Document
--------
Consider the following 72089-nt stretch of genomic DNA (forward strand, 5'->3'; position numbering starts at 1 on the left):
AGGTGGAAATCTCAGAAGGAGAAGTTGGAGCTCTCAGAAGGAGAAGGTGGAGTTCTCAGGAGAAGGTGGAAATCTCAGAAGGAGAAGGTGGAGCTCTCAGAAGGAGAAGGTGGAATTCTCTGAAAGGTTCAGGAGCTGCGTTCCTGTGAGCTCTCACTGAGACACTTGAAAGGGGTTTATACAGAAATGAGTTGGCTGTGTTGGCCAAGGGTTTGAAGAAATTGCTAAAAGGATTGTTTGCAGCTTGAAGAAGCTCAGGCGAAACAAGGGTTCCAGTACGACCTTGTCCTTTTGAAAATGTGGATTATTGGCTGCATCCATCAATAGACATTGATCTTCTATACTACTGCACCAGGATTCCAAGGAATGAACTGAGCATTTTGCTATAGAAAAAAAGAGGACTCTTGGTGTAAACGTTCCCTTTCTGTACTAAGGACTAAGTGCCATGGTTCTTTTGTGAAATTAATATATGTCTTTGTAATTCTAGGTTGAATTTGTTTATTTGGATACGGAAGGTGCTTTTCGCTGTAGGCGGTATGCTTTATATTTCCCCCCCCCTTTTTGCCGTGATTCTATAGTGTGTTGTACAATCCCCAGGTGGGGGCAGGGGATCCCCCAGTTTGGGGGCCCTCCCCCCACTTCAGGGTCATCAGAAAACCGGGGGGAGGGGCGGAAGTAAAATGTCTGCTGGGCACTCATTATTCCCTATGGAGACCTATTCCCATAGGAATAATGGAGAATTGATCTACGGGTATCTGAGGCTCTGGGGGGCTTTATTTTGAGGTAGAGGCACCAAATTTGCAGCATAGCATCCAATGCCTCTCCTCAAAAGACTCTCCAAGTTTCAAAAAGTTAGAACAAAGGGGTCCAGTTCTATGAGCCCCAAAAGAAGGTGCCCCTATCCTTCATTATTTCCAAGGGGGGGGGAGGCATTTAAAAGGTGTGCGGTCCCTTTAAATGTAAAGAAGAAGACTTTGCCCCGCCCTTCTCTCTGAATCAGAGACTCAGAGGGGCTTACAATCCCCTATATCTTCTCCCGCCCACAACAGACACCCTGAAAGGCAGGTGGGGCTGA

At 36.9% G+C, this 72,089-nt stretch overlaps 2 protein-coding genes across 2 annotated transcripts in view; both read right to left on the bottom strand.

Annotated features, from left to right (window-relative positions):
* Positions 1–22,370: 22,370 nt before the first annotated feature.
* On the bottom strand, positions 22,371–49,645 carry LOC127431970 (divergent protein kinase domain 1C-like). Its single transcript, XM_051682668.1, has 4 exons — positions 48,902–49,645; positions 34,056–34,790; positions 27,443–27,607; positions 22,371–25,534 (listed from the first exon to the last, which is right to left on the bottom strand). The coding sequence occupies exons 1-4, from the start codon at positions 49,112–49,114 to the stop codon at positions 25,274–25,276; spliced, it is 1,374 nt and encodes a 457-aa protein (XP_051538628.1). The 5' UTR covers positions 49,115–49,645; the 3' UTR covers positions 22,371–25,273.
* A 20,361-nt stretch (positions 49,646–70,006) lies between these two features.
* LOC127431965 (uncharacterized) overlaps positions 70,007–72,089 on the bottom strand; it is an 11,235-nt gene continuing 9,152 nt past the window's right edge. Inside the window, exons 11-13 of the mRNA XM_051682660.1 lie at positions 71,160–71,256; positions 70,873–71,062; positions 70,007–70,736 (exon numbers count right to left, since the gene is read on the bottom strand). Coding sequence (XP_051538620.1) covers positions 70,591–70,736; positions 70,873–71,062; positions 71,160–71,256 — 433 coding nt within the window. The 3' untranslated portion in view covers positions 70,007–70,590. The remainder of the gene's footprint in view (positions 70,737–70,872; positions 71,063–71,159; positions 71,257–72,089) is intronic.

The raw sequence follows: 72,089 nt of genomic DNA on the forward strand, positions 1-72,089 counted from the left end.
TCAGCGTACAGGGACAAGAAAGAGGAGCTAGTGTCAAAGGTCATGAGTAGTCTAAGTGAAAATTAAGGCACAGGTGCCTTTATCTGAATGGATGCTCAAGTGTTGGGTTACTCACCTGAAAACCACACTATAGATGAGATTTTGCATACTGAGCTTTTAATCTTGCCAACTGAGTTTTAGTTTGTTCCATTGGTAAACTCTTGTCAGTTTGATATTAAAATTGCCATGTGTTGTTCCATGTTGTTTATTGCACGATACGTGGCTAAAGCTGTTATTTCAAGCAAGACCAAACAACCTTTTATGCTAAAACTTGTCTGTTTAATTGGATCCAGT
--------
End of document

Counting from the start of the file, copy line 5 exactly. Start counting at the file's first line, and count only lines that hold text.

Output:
* Positions 1–22,370: 22,370 nt before the first annotated feature.